As a freelancer, I spend hours every month writing about the virtues of flexibility and the benefits to both employers and employees of remote work.
But that’s just my “side hustle.”
My full-time job as a middle manager in a midsize corporation keeps me in the office from about 8 a.m. to 5 p.m. (or later) five days a week. In that role, I try to encourage flexibility within my team, making sure they have opportunities to shift their hours or work from home when necessary. However, I rarely take advantage of those same options myself.
That all changed recently when I came down with the nastiest cold I’ve had in at least five years. It started descending on me on a Saturday night, and it really blossomed on Sunday. By Monday morning, I knew there was no way I was going to make it into the office. Not only was I feeling miserable, but I also didn’t want to infect my colleagues with the bug that was tormenting me.
The problem was, I had a bunch of meetings and other tasks on my agenda for Monday, and I really couldn’t afford to miss them. So, after rejuvenating myself by sleeping in a bit, I decided to test everything I’ve been writing about for the last few years and spend the full day working from home.
I’m so glad I did, as I learned a lot during those eight hours.
For example, my experience that day confirmed that a person can, indeed, participate in meetings remotely thanks to the video and audio conference technology available today. I even led my weekly team meeting from home, while the rest of my group gathered in a conference room at the office.
My three meetings that day all went smoothly, and I felt like I kept up with the discussions fairly well. However, these experiences also confirmed that participating via video is not the same as being at a meeting in person. When my team members or other colleagues all started talking at the same time, it was easy to lose track of what was happening. It was also sometimes difficult to break in to make a point within the flow of conversation.
I made the mistake of leaving my video camera on for one meeting, meaning I had to figure out how to manage my cold in a discreet way. There’s no good way to deal with a runny nose when you know your face is showing up larger than life on a conference room screen!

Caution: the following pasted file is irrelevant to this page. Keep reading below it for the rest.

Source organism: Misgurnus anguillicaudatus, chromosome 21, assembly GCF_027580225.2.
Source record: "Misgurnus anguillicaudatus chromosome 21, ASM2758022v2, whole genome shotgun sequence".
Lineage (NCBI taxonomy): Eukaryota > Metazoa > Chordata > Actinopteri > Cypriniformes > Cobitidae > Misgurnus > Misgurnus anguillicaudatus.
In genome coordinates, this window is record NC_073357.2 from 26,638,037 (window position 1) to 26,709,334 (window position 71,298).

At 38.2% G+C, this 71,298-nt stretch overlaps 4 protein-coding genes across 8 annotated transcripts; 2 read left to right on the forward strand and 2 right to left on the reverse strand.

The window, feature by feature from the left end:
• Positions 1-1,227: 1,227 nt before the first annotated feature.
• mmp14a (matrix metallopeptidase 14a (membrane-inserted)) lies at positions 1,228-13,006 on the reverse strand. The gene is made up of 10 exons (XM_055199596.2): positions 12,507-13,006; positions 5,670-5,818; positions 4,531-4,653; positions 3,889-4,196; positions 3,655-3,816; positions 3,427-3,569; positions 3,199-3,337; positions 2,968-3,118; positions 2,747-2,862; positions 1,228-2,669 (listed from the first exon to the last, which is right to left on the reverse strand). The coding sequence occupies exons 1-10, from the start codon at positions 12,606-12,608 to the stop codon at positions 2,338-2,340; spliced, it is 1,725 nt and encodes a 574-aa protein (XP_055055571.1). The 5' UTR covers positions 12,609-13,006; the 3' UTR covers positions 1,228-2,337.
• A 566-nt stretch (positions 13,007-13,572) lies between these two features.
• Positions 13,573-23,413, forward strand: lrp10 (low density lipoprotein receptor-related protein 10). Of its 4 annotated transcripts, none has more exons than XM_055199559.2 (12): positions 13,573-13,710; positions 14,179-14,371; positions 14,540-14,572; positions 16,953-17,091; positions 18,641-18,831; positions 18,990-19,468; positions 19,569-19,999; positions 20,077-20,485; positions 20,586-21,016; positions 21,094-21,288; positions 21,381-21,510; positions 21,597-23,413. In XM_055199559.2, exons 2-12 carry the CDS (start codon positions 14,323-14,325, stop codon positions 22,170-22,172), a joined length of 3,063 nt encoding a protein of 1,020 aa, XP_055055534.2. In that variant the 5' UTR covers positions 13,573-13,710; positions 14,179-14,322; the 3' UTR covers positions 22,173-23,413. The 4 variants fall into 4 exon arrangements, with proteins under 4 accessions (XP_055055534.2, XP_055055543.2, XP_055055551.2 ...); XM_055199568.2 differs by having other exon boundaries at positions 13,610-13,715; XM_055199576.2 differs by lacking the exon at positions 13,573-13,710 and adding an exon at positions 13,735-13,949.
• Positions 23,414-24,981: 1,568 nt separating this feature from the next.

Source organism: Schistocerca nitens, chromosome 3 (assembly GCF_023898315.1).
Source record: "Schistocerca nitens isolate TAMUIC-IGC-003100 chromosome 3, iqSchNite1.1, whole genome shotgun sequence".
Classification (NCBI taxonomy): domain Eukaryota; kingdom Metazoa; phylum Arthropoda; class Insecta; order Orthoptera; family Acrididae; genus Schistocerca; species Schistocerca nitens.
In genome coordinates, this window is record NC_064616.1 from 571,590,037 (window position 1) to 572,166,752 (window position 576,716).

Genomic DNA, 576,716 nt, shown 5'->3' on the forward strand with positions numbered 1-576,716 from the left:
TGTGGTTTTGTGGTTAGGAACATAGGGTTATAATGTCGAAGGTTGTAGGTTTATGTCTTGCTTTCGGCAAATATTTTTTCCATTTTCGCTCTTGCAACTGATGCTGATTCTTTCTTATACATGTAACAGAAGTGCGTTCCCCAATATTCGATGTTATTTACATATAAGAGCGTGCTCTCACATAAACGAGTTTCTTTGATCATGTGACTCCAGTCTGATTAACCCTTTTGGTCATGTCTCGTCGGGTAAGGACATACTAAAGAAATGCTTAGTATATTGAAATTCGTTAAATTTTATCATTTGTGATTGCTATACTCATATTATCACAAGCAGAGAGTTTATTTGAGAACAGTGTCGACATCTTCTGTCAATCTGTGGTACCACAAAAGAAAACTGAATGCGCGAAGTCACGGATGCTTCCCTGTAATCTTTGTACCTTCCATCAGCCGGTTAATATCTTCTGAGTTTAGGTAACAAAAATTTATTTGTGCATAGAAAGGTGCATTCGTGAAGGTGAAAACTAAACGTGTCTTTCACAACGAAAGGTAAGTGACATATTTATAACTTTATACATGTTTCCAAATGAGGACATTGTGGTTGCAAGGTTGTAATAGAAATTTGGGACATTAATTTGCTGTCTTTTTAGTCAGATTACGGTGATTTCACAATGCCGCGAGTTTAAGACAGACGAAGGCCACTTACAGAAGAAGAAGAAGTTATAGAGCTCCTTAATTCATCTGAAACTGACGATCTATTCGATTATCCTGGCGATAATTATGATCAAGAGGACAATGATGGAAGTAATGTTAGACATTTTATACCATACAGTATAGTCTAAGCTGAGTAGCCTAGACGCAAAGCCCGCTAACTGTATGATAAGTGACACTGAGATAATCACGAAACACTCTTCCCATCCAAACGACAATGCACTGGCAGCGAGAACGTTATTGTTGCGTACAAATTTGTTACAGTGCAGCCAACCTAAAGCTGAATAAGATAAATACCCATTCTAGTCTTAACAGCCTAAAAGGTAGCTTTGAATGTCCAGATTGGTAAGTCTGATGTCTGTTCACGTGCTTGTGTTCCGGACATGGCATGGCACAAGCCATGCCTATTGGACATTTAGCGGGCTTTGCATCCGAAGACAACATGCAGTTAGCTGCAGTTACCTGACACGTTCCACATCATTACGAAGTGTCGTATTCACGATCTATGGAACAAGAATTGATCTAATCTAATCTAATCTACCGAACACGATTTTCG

These are lessons I’ll remember in the future when I’m the person in the conference room, working with remote participants. It’s important to make sure remote workers have a chance to make their voices heard and to give them clear opportunities to speak. And if they don’t want to have their cameras turned on all of the time, I’ll definitely be more understanding.
I’ll also be more understanding of the struggle to avoid distractions while working remotely. Since I rarely do so, I don’t have a home office established that would allow me to eliminate some of the sights and sounds of daily life in the Kratz house. Rather, I was working from the kitchen table, which is right in the thick of things.
This really wasn’t a problem while the children were at school. My wife, who is also a freelance writer and stay-at-home mom, was happy to give me my space, and she didn’t make a ruckus when I was participating in a meeting. But I soon realized that my last meeting of the day would start just as the kids got home, and that was going to be a problem. There was no way I could stay at the kitchen table and not get distracted as three teenagers arrived and started talking, laughing, and eating.
Without many options, I fled to the bedroom, plugged my headphones into my laptop, and participated in the meeting that way. It’s rare that I actually have my laptop on my lap, but it all worked out. I was able to take notes and participate, ending my workday on a positive note. And best of all, once the meeting was over, I was able to walk 10 feet and see my children’s smiling faces. That always makes for a better day.
Perhaps the more immediate distraction for me during the day was food. I rarely snack during a day at the office. I drink a bunch of water, but I usually only eat at lunchtime. While working in my kitchen at home, though, a huge array of snacking choices were constantly within my peripheral vision. Talk about a challenge! If my cold hadn’t blunted my appetite a bit, I probably would have snacked all day. Kudos to all remote workers who manage to avoid eating their way to unhealthiness while working from home. You have my respect!
Overall, I’d rate my day of working from home as successful, and it’s something I’d like to try more often when I’m actually feeling well. I found that I was highly productive in the hours between meetings, as I didn’t face interruptions from people dropping by for a chat. And even though I’m a fan of public transportation, I wouldn’t be too upset about completely ditching my commute.
I do love my job, and I don’t mind working in an office most days. However, I’m glad I had a chance to add to my work-from-home experience on that January sick day. They always say you should write what you know. I’m grateful to have a bit more knowledge to help inform my writing about remote work in the future.
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